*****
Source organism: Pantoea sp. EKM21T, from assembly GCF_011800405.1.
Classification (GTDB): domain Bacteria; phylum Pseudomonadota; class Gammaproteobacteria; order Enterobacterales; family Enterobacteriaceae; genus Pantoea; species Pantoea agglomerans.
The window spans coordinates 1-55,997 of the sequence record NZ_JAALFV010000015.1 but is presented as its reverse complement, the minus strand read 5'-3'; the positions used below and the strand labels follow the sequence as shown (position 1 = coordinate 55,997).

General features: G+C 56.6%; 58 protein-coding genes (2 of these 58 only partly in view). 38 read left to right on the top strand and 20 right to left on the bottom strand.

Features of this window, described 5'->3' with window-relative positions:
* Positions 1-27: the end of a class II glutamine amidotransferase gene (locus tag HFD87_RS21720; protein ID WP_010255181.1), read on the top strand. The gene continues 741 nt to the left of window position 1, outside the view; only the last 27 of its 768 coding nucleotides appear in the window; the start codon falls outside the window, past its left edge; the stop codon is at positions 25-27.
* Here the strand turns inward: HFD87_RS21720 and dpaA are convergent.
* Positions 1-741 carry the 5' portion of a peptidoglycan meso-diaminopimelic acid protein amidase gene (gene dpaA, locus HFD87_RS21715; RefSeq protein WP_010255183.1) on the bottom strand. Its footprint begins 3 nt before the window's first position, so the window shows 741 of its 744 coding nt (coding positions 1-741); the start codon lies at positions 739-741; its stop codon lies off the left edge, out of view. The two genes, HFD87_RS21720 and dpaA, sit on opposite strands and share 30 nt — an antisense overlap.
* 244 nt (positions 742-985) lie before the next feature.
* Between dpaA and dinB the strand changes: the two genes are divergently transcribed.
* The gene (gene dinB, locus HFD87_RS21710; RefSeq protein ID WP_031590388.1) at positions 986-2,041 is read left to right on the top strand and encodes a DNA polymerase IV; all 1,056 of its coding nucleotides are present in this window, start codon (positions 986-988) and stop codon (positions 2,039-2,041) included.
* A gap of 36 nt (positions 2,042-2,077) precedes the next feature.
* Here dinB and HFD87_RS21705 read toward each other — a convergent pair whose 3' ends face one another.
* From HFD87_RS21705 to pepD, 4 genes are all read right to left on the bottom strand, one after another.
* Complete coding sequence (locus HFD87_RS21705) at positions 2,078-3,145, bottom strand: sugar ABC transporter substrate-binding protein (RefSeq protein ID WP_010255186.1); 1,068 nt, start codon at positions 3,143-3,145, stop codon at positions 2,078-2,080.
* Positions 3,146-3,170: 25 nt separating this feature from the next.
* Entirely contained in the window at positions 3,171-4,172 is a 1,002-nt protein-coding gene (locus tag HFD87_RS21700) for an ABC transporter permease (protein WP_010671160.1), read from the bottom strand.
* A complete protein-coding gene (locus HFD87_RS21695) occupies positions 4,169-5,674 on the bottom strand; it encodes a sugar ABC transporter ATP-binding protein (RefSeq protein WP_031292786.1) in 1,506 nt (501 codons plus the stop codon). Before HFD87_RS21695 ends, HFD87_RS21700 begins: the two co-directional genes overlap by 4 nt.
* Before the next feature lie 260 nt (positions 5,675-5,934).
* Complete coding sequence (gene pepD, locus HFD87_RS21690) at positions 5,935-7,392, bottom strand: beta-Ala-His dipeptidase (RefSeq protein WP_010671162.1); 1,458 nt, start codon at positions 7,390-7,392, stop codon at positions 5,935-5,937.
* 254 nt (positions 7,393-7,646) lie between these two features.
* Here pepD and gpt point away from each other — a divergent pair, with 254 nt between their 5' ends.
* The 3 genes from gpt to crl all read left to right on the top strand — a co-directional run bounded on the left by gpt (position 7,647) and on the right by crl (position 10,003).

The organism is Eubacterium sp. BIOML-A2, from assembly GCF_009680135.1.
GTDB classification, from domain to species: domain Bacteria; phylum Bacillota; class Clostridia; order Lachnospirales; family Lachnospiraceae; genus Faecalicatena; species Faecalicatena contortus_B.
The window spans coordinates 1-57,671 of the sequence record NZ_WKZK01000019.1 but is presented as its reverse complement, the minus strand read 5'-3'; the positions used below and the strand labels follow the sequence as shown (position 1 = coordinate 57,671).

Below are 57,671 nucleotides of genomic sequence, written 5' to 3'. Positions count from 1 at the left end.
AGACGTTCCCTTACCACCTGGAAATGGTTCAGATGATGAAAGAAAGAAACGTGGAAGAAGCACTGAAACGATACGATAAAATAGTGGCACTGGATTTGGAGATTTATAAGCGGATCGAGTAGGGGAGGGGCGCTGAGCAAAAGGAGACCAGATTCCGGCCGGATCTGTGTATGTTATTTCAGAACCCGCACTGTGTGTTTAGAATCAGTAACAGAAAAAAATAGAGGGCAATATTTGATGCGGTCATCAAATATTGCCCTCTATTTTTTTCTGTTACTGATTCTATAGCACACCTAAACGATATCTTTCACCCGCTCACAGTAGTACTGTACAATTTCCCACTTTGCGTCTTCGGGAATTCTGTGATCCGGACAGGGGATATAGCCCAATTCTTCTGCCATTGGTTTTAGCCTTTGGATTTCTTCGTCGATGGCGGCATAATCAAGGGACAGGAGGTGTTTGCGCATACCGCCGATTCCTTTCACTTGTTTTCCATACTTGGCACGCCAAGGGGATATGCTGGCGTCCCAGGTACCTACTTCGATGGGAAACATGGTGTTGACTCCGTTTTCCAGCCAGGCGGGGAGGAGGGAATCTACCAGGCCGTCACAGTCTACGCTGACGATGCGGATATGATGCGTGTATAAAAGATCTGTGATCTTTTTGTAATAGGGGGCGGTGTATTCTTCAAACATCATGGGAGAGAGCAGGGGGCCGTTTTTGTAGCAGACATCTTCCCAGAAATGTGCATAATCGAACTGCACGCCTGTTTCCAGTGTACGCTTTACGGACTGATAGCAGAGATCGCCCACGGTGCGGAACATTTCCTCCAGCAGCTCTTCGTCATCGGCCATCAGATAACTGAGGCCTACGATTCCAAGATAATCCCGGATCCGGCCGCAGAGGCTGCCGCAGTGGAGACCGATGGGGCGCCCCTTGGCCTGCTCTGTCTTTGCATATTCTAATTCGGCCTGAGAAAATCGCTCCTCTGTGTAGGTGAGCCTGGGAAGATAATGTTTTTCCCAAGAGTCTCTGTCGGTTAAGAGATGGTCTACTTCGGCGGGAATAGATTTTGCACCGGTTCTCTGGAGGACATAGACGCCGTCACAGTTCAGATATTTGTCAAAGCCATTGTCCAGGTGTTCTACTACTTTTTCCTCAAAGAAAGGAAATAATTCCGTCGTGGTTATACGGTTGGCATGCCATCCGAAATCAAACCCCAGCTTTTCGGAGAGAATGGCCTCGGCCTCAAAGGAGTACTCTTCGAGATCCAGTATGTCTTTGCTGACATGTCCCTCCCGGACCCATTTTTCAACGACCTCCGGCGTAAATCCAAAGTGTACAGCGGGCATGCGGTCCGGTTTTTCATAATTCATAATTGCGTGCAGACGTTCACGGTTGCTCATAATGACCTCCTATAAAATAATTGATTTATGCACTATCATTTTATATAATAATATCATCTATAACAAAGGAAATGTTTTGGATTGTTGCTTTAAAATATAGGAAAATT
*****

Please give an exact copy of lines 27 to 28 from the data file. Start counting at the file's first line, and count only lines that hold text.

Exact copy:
Below are 57,671 nucleotides of genomic sequence, written 5' to 3'. Positions count from 1 at the left end.
AGACGTTCCCTTACCACCTGGAAATGGTTCAGATGATGAAAGAAAGAAACGTGGAAGAAGCACTGAAACGATACGATAAAATAGTGGCACTGGATTTGGAGATTTATAAGCGGATCGAGTAGGGGAGGGGCGCTGAGCAAAAGGAGACCAGATTCCGGCCGGATCTGTGTATGTTATTTCAGAACCCGCACTGTGTGTTTAGAATCAGTAACAGAAAAAAATAGAGGGCAATATTTGATGCGGTCATCAAATATTGCCCTCTATTTTTTTCTGTTACTGATTCTATAGCACACCTAAACGATATCTTTCACCCGCTCACAGTAGTACTGTACAATTTCCCACTTTGCGTCTTCGGGAATTCTGTGATCCGGACAGGGGATATAGCCCAATTCTTCTGCCATTGGTTTTAGCCTTTGGATTTCTTCGTCGATGGCGGCATAATCAAGGGACAGGAGGTGTTTGCGCATACCGCCGATTCCTTTCACTTGTTTTCCATACTTGGCACGCCAAGGGGATATGCTGGCGTCCCAGGTACCTACTTCGATGGGAAACATGGTGTTGACTCCGTTTTCCAGCCAGGCGGGGAGGAGGGAATCTACCAGGCCGTCACAGTCTACGCTGACGATGCGGATATGATGCGTGTATAAAAGATCTGTGATCTTTTTGTAATAGGGGGCGGTGTATTCTTCAAACATCATGGGAGAGAGCAGGGGGCCGTTTTTGTAGCAGACATCTTCCCAGAAATGTGCATAATCGAACTGCACGCCTGTTTCCAGTGTACGCTTTACGGACTGATAGCAGAGATCGCCCACGGTGCGGAACATTTCCTCCAGCAGCTCTTCGTCATCGGCCATCAGATAACTGAGGCCTACGATTCCAAGATAATCCCGGATCCGGCCGCAGAGGCTGCCGCAGTGGAGACCGATGGGGCGCCCCTTGGCCTGCTCTGTCTTTGCATATTCTAATTCGGCCTGAGAAAATCGCTCCTCTGTGTAGGTGAGCCTGGGAAGATAATGTTTTTCCCAAGAGTCTCTGTCGGTTAAGAGATGGTCTACTTCGGCGGGAATAGATTTTGCACCGGTTCTCTGGAGGACATAGACGCCGTCACAGTTCAGATATTTGTCAAAGCCATTGTCCAGGTGTTCTACTACTTTTTCCTCAAAGAAAGGAAATAATTCCGTCGTGGTTATACGGTTGGCATGCCATCCGAAATCAAACCCCAGCTTTTCGGAGAGAATGGCCTCGGCCTCAAAGGAGTACTCTTCGAGATCCAGTATGTCTTTGCTGACATGTCCCTCCCGGACCCATTTTTCAACGACCTCCGGCGTAAATCCAAAGTGTACAGCGGGCATGCGGTCCGGTTTTTCATAATTCATAATTGCGTGCAGACGTTCACGGTTGCTCATAATGACCTCCTATAAAATAATTGATTTATGCACTATCATTTTATATAATAATATCATCTATAACAAAGGAAATGTTTTGGATTGTTGCTTTAAAATATAGGAAAATT